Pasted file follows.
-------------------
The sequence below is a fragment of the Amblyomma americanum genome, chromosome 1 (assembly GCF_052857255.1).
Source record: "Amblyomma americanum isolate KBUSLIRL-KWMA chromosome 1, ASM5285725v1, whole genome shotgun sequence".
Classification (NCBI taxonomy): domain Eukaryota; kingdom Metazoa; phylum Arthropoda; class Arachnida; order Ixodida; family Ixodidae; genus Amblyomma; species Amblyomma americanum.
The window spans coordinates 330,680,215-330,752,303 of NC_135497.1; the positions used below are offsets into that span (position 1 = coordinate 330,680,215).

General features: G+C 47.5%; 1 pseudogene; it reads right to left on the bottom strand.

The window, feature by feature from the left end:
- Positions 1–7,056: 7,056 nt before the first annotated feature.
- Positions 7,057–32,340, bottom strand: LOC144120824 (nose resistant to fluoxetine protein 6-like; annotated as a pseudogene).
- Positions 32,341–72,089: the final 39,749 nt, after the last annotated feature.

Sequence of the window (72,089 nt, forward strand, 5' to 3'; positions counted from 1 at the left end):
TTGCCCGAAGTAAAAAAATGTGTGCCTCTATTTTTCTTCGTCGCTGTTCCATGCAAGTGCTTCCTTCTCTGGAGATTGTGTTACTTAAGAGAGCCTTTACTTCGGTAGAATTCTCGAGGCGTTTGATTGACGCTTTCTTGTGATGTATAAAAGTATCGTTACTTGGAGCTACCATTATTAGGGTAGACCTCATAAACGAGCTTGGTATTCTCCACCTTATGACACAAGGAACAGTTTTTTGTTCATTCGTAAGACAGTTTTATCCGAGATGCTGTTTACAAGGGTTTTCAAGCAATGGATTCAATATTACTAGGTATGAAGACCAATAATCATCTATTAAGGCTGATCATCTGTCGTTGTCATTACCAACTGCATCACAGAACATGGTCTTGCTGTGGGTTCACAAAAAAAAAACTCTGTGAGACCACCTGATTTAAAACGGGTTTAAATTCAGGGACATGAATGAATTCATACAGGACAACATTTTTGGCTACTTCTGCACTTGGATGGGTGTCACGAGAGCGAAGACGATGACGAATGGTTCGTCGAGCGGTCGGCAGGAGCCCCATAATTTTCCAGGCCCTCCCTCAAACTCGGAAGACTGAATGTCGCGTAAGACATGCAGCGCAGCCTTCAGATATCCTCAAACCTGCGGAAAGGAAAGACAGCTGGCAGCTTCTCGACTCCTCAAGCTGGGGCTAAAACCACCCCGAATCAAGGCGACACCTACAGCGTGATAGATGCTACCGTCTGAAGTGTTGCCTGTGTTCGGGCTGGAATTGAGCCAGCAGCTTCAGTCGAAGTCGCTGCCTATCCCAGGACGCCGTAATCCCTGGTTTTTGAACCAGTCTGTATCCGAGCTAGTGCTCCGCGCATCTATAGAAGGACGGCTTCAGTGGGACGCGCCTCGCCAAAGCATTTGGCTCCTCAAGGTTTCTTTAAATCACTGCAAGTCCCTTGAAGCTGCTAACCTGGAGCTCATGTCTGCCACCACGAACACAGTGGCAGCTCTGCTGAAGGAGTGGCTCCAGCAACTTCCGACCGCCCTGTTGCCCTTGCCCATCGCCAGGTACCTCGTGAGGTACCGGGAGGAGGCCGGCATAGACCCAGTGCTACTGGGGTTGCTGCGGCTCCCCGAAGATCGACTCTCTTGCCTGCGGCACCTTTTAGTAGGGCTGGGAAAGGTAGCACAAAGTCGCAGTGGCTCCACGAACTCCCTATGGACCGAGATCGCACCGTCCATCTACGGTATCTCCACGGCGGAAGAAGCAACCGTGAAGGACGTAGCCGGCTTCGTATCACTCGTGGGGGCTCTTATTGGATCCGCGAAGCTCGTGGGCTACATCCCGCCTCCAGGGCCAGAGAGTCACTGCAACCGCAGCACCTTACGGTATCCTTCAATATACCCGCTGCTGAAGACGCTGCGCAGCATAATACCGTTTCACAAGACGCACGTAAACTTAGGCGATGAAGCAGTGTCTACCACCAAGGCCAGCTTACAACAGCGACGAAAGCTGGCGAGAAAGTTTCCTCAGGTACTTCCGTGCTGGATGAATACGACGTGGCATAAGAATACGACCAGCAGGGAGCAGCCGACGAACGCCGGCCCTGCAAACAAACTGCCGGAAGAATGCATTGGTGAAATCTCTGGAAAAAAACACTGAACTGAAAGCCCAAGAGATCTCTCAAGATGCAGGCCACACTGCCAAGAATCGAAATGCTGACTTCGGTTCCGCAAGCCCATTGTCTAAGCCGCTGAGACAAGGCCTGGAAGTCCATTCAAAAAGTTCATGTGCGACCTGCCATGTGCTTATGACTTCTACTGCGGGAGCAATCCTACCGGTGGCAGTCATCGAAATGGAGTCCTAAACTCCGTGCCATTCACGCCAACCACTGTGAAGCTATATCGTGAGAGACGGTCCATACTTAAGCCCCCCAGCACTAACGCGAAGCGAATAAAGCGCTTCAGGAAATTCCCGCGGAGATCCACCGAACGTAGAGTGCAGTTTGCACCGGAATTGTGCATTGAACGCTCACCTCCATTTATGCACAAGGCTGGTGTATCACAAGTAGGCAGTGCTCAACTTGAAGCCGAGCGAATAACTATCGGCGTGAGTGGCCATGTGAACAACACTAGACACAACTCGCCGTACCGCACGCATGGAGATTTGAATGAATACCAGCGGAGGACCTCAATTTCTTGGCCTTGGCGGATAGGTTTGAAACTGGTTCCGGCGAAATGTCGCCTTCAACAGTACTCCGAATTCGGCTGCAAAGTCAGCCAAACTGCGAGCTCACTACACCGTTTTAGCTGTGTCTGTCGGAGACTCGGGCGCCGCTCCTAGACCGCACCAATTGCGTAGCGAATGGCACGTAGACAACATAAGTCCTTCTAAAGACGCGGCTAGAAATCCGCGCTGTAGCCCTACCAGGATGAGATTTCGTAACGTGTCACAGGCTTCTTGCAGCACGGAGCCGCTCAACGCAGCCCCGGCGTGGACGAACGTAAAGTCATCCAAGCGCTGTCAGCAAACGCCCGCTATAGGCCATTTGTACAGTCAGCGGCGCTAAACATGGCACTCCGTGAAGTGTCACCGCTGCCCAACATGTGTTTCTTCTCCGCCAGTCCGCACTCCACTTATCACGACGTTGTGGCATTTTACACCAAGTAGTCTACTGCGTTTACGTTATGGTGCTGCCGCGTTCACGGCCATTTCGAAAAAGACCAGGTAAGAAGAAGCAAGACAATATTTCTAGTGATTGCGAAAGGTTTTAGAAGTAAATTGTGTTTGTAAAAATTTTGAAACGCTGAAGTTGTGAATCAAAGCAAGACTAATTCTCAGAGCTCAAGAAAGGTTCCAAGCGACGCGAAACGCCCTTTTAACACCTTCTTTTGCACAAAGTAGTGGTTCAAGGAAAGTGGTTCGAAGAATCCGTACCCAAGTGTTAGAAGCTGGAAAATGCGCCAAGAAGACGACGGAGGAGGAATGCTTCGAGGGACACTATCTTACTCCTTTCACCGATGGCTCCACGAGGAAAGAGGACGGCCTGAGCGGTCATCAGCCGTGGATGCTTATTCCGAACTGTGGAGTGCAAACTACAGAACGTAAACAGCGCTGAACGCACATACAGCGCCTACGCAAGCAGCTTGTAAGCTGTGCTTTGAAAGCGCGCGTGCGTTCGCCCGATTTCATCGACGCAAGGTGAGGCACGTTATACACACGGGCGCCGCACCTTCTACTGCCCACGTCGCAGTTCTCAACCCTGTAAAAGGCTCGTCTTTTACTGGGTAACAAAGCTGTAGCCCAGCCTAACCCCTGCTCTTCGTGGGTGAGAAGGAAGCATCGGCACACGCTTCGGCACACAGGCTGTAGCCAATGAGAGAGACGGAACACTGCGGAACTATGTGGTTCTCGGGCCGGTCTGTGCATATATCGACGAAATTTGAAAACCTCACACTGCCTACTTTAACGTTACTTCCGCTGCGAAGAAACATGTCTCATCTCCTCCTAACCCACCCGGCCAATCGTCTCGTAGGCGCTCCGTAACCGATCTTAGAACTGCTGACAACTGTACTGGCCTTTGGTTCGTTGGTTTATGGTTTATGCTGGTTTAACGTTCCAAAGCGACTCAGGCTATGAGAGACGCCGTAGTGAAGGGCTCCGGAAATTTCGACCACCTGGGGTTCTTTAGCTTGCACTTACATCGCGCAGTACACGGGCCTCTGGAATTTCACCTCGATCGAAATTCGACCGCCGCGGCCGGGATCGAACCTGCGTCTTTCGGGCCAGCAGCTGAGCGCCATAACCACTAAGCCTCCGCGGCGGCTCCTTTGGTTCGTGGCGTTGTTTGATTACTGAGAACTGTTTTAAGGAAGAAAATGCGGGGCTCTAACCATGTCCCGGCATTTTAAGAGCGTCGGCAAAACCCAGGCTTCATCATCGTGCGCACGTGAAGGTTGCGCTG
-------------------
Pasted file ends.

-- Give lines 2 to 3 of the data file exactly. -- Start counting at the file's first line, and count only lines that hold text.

Source record: "Amblyomma americanum isolate KBUSLIRL-KWMA chromosome 1, ASM5285725v1, whole genome shotgun sequence".
Classification (NCBI taxonomy): domain Eukaryota; kingdom Metazoa; phylum Arthropoda; class Arachnida; order Ixodida; family Ixodidae; genus Amblyomma; species Amblyomma americanum.